Age of Bliss
This novel is a work of fiction. Names, characters, places and incidents
are products of the author's imagination. Any resemblance to people,
alive or dead, are coincidental.
This work contains adult themes and is not intended for children.
The Wagon Wheel remained an extra special place for Martha and Jordan until it was torn down in 1981. It was there that they talked about how much they liked the new president. His contract was not renewed in 1977. The best our couple could reason, the new president had been too supportive of standards and the faculty. The next president catered to the alumni, both present and future and appeared as entrenched as Mason had been.
Minz did not retire until after the Wheel was razed. When she retired, despite Martha's urging, Russ Foster did not apply for the job. Neither did Martha. She did consider it, but decided she was not, as yet, anyway, enough of a political person. Fortunately, Pete Carter was no longer at Bliss, having accepted another position in 1978. The department was able to recruit Minz's replacement from outside Bliss' ranks. Martha headed that search. With a quality department chair, the new administration did not adversely affect their daily lives.
Jordan received increasing notoriety after Mason's demise. Martha enjoyed Jordan's success, and had some of her own. Of course, Martha's academic publications did not generate the publicity of Jordan's music. Still, Martha felt satisfaction in her scholarship. The couple was happy together and their lifestyle was not discussed openly.
They both were saddened with the demise of the Wheel. The fast food establishment which replaced it was designed to prevent interaction. There, Martha could not have the discussions with students which she had come to enjoy.
She had felt close to many of the students over the years and still tracked their careers. Yet, none compared with Markus Mathews. His success had been easy to follow. He was a reporter for a local TV station when the fast food place was built. Then, he moved to a D.C. station. During the '88 elections, he covered the vice presidential race for one of the networks. The next year, he returned to anchor the affiliate's local news.
Mary's career as a print journalist had paralleled Markus' in television, as best Martha could determine. Mary's book on the '88 campaign had sold reasonably well, although it was poorly promoted. Mary never even appeared on the local talk shows.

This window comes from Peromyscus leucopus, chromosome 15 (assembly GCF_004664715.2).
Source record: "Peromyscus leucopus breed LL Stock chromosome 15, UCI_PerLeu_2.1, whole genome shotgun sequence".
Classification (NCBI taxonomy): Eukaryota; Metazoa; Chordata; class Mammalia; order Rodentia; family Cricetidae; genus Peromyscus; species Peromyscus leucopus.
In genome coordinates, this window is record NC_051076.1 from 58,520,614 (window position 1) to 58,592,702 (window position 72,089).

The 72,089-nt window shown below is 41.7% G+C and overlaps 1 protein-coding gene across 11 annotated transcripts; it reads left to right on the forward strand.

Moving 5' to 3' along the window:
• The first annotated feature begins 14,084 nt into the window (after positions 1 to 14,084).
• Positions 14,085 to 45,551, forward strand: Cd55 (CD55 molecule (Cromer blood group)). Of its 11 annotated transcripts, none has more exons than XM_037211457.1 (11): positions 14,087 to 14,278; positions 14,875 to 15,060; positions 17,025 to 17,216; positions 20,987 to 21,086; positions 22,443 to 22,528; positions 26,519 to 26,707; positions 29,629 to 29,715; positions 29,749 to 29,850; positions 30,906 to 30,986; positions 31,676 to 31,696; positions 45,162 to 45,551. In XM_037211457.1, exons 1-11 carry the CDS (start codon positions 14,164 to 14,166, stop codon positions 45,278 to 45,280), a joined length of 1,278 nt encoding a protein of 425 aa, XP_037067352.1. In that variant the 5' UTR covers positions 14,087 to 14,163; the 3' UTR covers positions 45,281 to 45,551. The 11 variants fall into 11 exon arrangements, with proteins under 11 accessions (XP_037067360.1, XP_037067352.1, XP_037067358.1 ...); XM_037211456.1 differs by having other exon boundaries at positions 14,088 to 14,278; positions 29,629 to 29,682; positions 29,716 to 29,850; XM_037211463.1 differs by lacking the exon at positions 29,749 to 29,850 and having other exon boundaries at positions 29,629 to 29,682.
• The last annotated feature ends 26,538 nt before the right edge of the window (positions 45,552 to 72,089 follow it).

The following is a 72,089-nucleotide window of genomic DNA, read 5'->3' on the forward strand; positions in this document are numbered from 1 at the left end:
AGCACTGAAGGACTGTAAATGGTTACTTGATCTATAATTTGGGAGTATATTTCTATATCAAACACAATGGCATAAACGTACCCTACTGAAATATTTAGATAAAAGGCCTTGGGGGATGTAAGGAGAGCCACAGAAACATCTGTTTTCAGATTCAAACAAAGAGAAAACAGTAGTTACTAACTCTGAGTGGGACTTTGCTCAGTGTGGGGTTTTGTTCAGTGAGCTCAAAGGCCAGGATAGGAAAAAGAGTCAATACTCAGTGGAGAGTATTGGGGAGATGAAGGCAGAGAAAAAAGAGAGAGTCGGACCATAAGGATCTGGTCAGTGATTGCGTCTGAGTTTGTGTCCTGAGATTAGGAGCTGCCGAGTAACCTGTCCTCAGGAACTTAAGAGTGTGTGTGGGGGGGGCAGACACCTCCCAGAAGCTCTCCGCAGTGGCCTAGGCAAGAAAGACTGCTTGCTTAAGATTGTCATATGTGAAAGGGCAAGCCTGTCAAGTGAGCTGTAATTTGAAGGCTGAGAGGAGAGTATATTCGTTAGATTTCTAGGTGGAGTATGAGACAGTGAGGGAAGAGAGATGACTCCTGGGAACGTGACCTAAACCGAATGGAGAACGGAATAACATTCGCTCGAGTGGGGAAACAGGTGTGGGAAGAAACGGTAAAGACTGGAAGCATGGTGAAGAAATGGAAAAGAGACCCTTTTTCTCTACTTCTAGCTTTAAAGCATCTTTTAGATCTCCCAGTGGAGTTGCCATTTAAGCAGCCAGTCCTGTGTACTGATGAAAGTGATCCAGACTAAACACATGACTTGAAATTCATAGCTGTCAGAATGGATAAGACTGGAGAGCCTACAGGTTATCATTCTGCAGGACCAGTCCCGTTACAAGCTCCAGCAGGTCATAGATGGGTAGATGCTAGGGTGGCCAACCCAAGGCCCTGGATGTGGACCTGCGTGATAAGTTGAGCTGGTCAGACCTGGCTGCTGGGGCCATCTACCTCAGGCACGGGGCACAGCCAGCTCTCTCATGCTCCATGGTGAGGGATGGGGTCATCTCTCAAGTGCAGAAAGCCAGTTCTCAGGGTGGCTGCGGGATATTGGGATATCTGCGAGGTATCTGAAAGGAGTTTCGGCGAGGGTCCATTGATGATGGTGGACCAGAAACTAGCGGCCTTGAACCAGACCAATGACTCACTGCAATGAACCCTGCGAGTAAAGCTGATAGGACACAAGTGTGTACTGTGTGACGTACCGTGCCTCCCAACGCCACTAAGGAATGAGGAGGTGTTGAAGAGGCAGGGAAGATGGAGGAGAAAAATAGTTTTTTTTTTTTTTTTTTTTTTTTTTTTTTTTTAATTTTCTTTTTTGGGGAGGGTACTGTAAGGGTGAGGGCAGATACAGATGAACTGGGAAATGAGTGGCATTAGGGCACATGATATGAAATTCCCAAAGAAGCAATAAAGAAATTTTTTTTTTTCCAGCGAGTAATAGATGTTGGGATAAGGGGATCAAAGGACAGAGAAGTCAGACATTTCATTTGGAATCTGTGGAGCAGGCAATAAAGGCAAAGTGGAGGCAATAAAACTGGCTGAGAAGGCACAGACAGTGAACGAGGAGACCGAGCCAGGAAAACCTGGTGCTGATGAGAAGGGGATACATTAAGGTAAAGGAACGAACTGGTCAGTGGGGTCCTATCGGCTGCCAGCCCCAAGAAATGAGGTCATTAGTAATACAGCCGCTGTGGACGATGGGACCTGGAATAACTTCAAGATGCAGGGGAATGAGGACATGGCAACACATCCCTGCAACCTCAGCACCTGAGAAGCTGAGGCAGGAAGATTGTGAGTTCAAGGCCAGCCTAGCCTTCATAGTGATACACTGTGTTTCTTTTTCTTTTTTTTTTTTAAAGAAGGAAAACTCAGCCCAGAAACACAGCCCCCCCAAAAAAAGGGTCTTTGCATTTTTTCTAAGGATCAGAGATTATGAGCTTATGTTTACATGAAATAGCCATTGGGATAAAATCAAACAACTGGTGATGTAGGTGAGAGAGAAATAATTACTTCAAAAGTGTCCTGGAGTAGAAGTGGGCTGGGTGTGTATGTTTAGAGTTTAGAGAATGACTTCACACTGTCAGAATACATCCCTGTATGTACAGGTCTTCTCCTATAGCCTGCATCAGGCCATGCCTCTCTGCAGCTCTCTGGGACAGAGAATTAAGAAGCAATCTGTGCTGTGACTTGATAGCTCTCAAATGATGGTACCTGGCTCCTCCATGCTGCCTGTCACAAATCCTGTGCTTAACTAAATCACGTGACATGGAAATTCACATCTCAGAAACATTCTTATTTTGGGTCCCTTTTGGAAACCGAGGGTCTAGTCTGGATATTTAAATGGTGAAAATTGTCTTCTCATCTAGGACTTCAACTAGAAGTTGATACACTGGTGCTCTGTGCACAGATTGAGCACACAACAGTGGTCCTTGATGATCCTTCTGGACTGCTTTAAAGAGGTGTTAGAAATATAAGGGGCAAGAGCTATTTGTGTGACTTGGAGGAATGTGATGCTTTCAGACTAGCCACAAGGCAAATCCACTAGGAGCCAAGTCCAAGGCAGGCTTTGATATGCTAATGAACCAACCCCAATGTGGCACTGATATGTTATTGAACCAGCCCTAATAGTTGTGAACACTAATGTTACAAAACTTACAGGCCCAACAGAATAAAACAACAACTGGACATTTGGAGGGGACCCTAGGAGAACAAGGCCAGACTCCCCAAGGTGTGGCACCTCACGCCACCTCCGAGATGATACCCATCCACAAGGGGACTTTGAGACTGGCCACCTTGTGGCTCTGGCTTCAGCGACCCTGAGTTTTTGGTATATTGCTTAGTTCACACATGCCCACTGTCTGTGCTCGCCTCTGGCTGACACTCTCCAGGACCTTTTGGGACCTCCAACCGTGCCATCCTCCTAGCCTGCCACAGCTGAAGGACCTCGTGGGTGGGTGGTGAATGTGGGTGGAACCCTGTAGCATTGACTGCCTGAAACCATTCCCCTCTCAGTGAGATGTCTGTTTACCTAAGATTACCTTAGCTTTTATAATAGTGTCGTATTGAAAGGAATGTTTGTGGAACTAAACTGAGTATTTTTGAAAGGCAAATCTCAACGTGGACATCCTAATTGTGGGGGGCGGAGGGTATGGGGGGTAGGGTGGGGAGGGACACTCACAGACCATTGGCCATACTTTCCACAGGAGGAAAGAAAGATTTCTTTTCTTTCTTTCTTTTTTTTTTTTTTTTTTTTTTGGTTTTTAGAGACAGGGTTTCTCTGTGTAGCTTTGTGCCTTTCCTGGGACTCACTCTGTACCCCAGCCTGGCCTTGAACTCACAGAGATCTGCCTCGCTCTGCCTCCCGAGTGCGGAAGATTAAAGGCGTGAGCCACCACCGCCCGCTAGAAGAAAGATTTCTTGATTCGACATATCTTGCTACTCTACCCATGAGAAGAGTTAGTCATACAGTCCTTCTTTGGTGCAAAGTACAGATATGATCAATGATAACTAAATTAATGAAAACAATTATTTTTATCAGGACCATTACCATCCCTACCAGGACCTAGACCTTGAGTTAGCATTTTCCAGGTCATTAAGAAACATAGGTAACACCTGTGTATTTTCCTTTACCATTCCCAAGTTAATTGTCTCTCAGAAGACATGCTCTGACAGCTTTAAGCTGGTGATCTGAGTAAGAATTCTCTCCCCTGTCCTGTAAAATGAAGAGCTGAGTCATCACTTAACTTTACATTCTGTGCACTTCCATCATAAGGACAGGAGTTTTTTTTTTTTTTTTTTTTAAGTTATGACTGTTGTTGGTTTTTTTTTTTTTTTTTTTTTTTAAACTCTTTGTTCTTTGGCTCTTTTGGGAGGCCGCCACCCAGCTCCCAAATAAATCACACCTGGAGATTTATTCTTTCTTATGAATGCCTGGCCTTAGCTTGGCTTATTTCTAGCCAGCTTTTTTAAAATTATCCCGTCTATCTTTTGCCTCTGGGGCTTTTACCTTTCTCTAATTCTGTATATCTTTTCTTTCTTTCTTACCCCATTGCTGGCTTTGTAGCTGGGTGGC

Martha had followed their careers, but there was no contact with either of them. The last she had seen them was when they, together, turned in their final exams, said goodbyes to their classmates and departed. Perhaps that is why the voice jarred her so. It was so much Markus' voice, "Dr. Knight."
She looked up from her desk and there he stood, looking very much the way he did twenty years before. Perhaps he even looks younger, she thought. "I'm Mark Mathews. Markus Mathews, Jr."
"Oh, yes. There is a family resemblance."
"You're exactly as I pictured you. Mother told me so much about you that I feel like I've known you all of my life."
"Really? Well, have a seat. And how is your mother?"
"Oh, I just assumed you knew. Mother died in '90, soon after we moved back here."
"I'm sorry to hear that. How'd it happen?"
"Cancer. She was always such an energetic person, we just assumed she would live forever. The cancer had spread through her system before we knew it."
"Yes, but we survived. Of course, my sisters and I were teenagers, and fairly mature for our ages."
"And your dad?"
"Truthfully, it hit him harder than I thought it would. He and Mother seemed to live separate lives. I actually thought for a time, based on some things Mother told me in her last months, that he brought us back here so he could be near you after Mother died. Now, I understand it was the only way he could look after us children."
Martha smiled in reflecting back. "Your father and I were very close. Closer than ...."
"In love even?"
"In love even! But, it was not a physical-type love. It was a love of mutual respect for each other based on our regard for ideas and our search for truth. He never spoke of me?"
"All he ever said was that you were the best teacher he ever had."
"How nice. But, he was my teacher also. I learned from him the most valuable lesson of my life."
"Really? And what was that?"
"Well, if I have to put it into words, it's that no matter how authoritative society's voice might sound, we still have a responsibility to respond when our personal voice tells us society is wrong. We must act to be true to ourselves and to be a model for others."
"Yes, that sounds like my pop."
"What brings you to Bliss?"
"Mother always wanted me to come to school here. So, I felt I owed it to her at least to apply and look the place over."
"So, you're coming to school here?"
"No. I've decided on State. They have given me a scholarship which will pay all my expenses. This is a lovely campus, though. I'm just a hustle and bustle type person. The atmosphere at State suits me. But, I'm really glad to get to meet you."
Martha rose as the young Markus walked to the door. Somehow she felt a sense of closure. She walked to the window and looked out at the beautiful spring day. There walking away were father and son.